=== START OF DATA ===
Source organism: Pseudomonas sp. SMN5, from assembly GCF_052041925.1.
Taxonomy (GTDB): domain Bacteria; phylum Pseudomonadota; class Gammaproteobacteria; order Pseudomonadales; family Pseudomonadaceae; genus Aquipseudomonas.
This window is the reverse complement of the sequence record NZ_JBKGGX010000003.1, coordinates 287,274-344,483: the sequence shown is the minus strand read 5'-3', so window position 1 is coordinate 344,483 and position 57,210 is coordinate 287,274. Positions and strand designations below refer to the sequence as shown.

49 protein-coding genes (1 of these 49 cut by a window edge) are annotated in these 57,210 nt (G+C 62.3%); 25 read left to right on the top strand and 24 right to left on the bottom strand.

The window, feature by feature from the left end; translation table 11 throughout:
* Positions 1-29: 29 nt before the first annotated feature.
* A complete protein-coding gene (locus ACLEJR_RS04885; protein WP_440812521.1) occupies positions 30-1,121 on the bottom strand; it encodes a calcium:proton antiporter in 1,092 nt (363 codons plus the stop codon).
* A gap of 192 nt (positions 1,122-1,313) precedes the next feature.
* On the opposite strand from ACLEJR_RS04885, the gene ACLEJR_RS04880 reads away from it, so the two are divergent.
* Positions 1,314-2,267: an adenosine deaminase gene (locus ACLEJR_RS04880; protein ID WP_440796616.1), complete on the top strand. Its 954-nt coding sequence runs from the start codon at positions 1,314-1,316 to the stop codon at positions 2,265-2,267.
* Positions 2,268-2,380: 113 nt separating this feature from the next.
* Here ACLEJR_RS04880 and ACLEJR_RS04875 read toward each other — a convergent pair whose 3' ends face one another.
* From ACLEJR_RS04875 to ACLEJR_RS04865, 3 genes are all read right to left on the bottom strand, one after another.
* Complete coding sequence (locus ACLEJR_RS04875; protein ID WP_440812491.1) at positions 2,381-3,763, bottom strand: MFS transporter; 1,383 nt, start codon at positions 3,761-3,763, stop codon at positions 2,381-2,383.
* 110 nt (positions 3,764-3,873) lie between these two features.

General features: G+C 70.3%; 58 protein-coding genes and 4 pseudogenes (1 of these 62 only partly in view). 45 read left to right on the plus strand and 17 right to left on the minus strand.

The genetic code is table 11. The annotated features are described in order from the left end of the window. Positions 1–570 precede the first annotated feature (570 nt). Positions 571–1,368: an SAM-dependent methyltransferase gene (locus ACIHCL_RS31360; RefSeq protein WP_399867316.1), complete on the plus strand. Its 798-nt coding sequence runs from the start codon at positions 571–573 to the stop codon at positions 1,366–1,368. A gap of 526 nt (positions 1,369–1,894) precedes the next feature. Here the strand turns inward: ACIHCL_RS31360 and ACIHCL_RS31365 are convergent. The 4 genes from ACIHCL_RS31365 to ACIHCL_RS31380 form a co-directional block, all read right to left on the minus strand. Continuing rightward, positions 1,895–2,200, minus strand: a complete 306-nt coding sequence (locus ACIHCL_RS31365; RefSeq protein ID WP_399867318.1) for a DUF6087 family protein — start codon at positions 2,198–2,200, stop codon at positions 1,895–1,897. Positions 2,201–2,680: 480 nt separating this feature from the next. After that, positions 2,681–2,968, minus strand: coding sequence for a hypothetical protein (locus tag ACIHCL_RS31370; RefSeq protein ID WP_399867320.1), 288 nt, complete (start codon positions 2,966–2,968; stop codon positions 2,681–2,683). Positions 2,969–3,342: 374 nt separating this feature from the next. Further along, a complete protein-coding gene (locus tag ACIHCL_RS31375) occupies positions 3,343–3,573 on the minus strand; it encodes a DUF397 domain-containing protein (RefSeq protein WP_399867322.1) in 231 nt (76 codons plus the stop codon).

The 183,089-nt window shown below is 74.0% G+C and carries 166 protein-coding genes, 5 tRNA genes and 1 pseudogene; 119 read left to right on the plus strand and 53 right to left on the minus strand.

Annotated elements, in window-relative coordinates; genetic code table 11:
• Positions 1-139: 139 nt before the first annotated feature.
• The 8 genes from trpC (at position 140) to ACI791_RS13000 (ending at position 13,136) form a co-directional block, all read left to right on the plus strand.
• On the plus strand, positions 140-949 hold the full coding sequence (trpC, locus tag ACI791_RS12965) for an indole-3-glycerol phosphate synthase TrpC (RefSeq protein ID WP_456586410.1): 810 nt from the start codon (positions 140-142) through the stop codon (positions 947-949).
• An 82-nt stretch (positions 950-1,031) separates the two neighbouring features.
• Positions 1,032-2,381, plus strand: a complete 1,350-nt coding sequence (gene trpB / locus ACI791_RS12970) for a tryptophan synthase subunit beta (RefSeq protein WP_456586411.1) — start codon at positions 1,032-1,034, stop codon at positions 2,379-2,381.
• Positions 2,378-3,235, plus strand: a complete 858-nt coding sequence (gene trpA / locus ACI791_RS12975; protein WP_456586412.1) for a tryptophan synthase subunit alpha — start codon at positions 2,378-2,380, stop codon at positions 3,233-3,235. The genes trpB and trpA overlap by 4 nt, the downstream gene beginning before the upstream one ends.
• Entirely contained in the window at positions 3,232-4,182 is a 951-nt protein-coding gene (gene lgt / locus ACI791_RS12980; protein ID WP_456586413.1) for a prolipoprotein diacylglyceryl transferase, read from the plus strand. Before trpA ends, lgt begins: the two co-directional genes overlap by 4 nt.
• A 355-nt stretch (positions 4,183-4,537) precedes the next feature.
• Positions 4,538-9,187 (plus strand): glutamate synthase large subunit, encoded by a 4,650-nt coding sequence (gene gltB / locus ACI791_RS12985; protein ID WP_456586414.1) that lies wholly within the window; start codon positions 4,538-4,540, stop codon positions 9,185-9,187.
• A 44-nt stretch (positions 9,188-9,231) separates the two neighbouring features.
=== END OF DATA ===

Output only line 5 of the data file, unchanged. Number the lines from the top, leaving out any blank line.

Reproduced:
The window, feature by feature from the left end; translation table 11 throughout: